Of course the film isn't trying to show real critical reasoning, indeed in places the moral message seems surprisingly twee. The hero of the piece is a wannabe lone wolf, angry at the world and ready to rebel at it's small c conservative core. However the most hardcore resistance he offers is playing loud music in a clapped out VW Beetle. He refusing drugs point blank and won't kiss Hough until she and Flueger are finished and even then anything more sexual than a slow twirl around the barn floor seems out of the question.

On a side note it's interesting to see the difference between American and British conurbations, like the fictional Bomont I grew up in a population around 20,000 and when the headteacher said there were around 220 kids in the final year of school I nearly fell off my chair, such were the numerical similarities to my childhood. But the thought of a town council actually being able to make a decision like banning dancing, let alone enforce it, seems like something out of the dark ages to this small-town boy. Indeed the most discussed motions in Melksham would be the date the Christmas decorations go up.

Movies like this live or die on the dance floor of course, and the variety and joie de vivre of the dance scenes is evident throughout, from a grungy car park face off to a superclub C&W Line dance, not to mention the obligatory update of Bacon's angsty solo. Wormald is infinitely better in that respect, bringing an athleticism to his moves that Bacon could only dream of, although you could question whether the character should have that polished a technique? It's a shame also to hear the best two tracks in the soundscape are the two Oscar nominated songs pilfered from the original, Footloose is used to post-ironically point the way to the original whilst Let's Hear it for the Boy hilarious plays during an affectionate montage sequence.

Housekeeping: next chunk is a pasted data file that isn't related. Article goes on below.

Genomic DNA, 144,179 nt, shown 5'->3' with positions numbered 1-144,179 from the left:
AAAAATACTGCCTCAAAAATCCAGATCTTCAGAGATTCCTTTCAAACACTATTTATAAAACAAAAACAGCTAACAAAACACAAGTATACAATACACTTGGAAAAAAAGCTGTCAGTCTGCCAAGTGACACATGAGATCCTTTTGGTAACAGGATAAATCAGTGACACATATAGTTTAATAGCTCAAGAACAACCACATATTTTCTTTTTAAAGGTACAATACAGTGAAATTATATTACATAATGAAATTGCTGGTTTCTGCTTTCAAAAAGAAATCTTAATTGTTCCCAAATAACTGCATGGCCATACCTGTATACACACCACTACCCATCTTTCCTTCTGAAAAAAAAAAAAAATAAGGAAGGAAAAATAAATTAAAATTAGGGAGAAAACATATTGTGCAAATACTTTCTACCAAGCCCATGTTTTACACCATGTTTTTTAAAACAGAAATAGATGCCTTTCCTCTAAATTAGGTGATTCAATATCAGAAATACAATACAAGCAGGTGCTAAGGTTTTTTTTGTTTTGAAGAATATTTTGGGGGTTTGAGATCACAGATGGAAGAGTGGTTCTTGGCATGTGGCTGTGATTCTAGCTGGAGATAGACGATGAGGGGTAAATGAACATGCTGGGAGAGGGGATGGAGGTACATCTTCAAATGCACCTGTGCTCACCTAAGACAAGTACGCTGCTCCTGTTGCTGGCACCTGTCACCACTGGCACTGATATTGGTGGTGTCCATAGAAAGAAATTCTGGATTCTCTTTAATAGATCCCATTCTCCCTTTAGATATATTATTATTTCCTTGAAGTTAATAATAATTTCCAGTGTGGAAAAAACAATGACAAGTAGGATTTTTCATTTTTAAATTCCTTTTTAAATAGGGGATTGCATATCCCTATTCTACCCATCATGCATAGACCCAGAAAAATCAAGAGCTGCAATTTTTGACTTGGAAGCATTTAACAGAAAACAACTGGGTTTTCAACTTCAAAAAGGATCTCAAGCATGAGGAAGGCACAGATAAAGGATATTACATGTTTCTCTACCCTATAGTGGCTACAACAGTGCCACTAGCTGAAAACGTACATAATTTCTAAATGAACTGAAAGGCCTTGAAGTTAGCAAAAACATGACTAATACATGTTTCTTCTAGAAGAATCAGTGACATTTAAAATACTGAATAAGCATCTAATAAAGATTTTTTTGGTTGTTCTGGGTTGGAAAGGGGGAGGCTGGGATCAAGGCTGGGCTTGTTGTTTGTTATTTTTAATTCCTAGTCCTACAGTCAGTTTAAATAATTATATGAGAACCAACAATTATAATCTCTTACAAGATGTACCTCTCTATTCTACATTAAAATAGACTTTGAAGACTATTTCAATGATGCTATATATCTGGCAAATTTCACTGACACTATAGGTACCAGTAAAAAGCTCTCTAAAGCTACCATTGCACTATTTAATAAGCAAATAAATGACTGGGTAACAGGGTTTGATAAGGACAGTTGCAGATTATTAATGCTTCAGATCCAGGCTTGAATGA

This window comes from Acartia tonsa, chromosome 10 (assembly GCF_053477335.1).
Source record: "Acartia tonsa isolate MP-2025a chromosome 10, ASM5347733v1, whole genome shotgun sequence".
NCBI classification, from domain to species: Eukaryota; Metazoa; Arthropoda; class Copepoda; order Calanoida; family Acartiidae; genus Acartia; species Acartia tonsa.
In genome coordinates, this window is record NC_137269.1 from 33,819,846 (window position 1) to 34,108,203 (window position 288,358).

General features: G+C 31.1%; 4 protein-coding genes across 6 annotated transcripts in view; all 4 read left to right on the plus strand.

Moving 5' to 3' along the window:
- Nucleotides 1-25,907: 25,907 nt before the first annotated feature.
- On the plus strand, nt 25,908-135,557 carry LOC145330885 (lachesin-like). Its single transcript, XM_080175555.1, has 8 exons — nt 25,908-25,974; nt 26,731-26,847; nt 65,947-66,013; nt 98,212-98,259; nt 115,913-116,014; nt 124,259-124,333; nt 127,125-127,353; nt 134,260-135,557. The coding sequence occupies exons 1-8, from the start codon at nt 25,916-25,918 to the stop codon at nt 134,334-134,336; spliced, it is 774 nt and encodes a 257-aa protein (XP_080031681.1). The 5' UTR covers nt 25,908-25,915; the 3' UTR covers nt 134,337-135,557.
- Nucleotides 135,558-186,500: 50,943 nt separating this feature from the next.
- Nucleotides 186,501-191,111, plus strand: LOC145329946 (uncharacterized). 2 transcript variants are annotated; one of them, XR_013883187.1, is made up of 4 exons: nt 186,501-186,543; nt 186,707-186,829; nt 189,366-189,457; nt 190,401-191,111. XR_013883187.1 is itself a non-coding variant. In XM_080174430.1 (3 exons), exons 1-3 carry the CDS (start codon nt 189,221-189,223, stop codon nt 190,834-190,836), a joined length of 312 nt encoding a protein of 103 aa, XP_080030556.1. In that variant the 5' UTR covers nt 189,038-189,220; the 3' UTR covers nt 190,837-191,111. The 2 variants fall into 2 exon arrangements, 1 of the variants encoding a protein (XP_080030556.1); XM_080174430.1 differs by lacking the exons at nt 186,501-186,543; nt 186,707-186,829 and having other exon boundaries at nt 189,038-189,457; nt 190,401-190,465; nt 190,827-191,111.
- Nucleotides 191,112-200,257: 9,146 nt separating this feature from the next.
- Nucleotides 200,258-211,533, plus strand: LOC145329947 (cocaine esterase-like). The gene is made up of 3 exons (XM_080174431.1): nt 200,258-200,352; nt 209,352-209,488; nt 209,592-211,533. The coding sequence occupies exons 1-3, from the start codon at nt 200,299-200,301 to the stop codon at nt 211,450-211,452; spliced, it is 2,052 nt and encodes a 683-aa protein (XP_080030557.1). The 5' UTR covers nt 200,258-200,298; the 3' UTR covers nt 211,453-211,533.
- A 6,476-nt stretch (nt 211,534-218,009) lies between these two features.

Wormald copes well with the blandness of his character, nailing the angry exchanges with his recent memory and the lost puppy looks, and in a attractive best friend kind of way he could have a career ahead of him. The less said about Hough's wooden performance the better though, I suspect she was given advice from Andie McDowell who floats in as her mother. However all of these performances are firmly in the shade of Miles Teller, excelling as the best friend Willard, always ready for a fight and so filled with manly pride he refuses to dance throughout the first two acts, he alone manages to bust through the stereotypical character profile and give a fully rounded comic performance with just a touch of self-awareness. When combined with his sterling work as the teenage driver in Rabbit Hole earlier this year you realise this is a guy to watch.

Craig Brewer, with cinematographer Amy Vincent, know how to light a scene and show the cast in their best but it's certainly not as edgy or interesting as their last two films Black Snake Moan and Hustle & Flow, making you hope that whatever Brewer moves on to he can return to that dangerous style. Whilst this version may be just a little too beholden to the original there's enough here to justify watching this as an alternative some Saturday afternoon or mid-week sleepover in the future, and I for one certainly think it was worth every penny I spent on seeing it.


TomS said...

I felt that way about the first Footloose, way back in my college days... I had a great time while I was watching it, in spite of my misgivings a week afterward.... Sort of like an amusement park ride, or a tasty but not especially norishing pizza...! Should I see the new one?

Runs Like A Gay said...

Rent it on DVD, then you can put your feet up eat it with your non-nourishing pizza and wear your PJs. It's that sort of film.